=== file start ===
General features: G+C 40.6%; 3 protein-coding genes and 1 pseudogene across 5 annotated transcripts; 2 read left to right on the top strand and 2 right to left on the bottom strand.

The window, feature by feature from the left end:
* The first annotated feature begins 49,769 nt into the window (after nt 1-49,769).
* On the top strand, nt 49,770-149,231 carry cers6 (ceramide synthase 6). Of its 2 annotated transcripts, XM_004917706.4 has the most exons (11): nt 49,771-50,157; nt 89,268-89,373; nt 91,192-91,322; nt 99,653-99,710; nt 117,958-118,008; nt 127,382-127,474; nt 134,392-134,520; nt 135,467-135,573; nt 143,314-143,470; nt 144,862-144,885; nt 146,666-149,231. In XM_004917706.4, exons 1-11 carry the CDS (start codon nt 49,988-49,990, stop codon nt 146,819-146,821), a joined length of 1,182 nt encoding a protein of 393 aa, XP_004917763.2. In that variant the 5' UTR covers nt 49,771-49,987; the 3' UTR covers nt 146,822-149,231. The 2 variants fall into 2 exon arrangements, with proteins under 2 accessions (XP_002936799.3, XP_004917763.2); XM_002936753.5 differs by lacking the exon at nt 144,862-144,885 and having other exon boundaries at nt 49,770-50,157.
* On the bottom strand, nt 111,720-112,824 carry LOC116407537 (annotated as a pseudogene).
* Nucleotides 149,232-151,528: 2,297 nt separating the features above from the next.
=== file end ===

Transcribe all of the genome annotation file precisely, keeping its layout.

General features: G+C 40.6%; 3 protein-coding genes and 1 pseudogene across 5 annotated transcripts; 2 read left to right on the top strand and 2 right to left on the bottom strand.

The window, feature by feature from the left end:
* The first annotated feature begins 49,769 nt into the window (after nt 1-49,769).
* On the top strand, nt 49,770-149,231 carry cers6 (ceramide synthase 6). Of its 2 annotated transcripts, XM_004917706.4 has the most exons (11): nt 49,771-50,157; nt 89,268-89,373; nt 91,192-91,322; nt 99,653-99,710; nt 117,958-118,008; nt 127,382-127,474; nt 134,392-134,520; nt 135,467-135,573; nt 143,314-143,470; nt 144,862-144,885; nt 146,666-149,231. In XM_004917706.4, exons 1-11 carry the CDS (start codon nt 49,988-49,990, stop codon nt 146,819-146,821), a joined length of 1,182 nt encoding a protein of 393 aa, XP_004917763.2. In that variant the 5' UTR covers nt 49,771-49,987; the 3' UTR covers nt 146,822-149,231. The 2 variants fall into 2 exon arrangements, with proteins under 2 accessions (XP_002936799.3, XP_004917763.2); XM_002936753.5 differs by lacking the exon at nt 144,862-144,885 and having other exon boundaries at nt 49,770-50,157.
* On the bottom strand, nt 111,720-112,824 carry LOC116407537 (annotated as a pseudogene).
* Nucleotides 149,232-151,528: 2,297 nt separating the features above from the next.